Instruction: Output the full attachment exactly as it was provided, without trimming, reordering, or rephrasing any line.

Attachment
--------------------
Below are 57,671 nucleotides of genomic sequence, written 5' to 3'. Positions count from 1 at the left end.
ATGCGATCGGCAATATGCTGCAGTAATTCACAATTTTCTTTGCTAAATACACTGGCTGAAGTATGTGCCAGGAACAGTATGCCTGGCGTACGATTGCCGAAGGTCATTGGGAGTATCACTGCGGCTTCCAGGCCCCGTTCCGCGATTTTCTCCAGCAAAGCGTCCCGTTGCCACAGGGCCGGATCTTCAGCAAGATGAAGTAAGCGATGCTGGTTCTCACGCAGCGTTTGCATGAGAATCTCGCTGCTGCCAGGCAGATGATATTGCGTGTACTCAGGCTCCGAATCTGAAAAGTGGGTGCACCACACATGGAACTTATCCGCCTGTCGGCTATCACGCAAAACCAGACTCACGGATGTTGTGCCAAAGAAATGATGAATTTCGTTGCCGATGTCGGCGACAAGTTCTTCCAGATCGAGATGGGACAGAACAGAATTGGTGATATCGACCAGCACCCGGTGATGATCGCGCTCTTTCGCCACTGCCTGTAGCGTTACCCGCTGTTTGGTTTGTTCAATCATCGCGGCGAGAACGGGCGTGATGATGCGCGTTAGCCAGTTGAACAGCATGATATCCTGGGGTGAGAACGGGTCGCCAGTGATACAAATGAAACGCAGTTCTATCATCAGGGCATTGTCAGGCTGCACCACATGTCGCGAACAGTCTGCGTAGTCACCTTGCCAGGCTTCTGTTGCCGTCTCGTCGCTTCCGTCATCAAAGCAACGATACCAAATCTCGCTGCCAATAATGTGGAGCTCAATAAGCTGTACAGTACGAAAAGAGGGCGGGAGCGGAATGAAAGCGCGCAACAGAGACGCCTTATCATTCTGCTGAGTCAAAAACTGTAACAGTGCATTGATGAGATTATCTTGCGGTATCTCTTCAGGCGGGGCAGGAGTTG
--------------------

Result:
Below are 57,671 nucleotides of genomic sequence, written 5' to 3'. Positions count from 1 at the left end.
ATGCGATCGGCAATATGCTGCAGTAATTCACAATTTTCTTTGCTAAATACACTGGCTGAAGTATGTGCCAGGAACAGTATGCCTGGCGTACGATTGCCGAAGGTCATTGGGAGTATCACTGCGGCTTCCAGGCCCCGTTCCGCGATTTTCTCCAGCAAAGCGTCCCGTTGCCACAGGGCCGGATCTTCAGCAAGATGAAGTAAGCGATGCTGGTTCTCACGCAGCGTTTGCATGAGAATCTCGCTGCTGCCAGGCAGATGATATTGCGTGTACTCAGGCTCCGAATCTGAAAAGTGGGTGCACCACACATGGAACTTATCCGCCTGTCGGCTATCACGCAAAACCAGACTCACGGATGTTGTGCCAAAGAAATGATGAATTTCGTTGCCGATGTCGGCGACAAGTTCTTCCAGATCGAGATGGGACAGAACAGAATTGGTGATATCGACCAGCACCCGGTGATGATCGCGCTCTTTCGCCACTGCCTGTAGCGTTACCCGCTGTTTGGTTTGTTCAATCATCGCGGCGAGAACGGGCGTGATGATGCGCGTTAGCCAGTTGAACAGCATGATATCCTGGGGTGAGAACGGGTCGCCAGTGATACAAATGAAACGCAGTTCTATCATCAGGGCATTGTCAGGCTGCACCACATGTCGCGAACAGTCTGCGTAGTCACCTTGCCAGGCTTCTGTTGCCGTCTCGTCGCTTCCGTCATCAAAGCAACGATACCAAATCTCGCTGCCAATAATGTGGAGCTCAATAAGCTGTACAGTACGAAAAGAGGGCGGGAGCGGAATGAAAGCGCGCAACAGAGACGCCTTATCATTCTGCTGAGTCAAAAACTGTAACAGTGCATTGATGAGATTATCTTGCGGTATCTCTTCAGGCGGGGCAGGAGTTG